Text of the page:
For usual articulated (6-axis) serial robot arm, given the position and orientation of its end-effector, we can get (at most) 8 possible Inverse kinematic solutions.
While, for redundant (7-axis) robot arm, when the position and orientation of its tool center point (TCP) are given, it still has one DOF in its elbow to move arbitrarily for other purposes, such as avoiding obstacles.
In addition, the kinematic configuration of this kind of robot arms is adopted from the human arm kinematics, whose first three joints work as human’s shoulder, the fourth joints works as human’s elbow, and last three joints work as human’s wrist.
Here, I used PMC 22 robot arm, a 7-axis robot arm, as my research model. For inverse kinematics of PMC 22 robot arm, I used the closed-form method, which is proposed by Dahm, to find the inverse kinematics solution. I re-implement this IK method with MATLAB. The below is the demonstration of kinematic algorithm:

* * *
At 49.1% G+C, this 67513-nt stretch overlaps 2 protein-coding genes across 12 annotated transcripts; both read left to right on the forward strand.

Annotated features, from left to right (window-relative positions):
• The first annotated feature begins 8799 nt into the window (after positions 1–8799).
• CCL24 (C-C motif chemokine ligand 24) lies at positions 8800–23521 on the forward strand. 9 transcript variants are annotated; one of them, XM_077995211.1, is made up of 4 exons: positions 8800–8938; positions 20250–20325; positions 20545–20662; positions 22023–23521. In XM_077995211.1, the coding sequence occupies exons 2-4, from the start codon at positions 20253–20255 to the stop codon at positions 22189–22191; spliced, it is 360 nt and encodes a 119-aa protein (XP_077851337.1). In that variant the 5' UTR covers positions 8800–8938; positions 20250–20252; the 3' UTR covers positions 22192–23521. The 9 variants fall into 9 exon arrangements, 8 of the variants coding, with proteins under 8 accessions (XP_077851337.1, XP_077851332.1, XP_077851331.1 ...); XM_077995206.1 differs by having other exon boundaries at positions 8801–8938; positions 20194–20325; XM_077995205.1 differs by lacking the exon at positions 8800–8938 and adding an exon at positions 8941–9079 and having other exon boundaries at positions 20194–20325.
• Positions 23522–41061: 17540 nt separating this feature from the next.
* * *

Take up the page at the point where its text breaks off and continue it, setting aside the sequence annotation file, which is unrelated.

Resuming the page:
From above the first figure, given position and orientation of its TCP, we first get the wrist position and derive the elbow circle, which are the possible positions of the elbow, from the vector between the wrist and the shoulder of the robot arm. Then, we choose one of the positions from the elbow circle, and the configuration of the robot arm is fixed by given all constraints on 7 DOFs (TCP and elbow). Finally, we were able to find all of the joint positions by the geometric relation between each joint.
In addition, I use C++ to rewrite this program, and the computing time for each closed-form Inverse Kinematic takes about 30 microseconds.
P. Dahm and F. Joublin, “Closed form solution for the inverse kinematics of a redundant robot arm,” Inst. Neuroinf, Ruhr-Univ. Bochum, no. April 1997.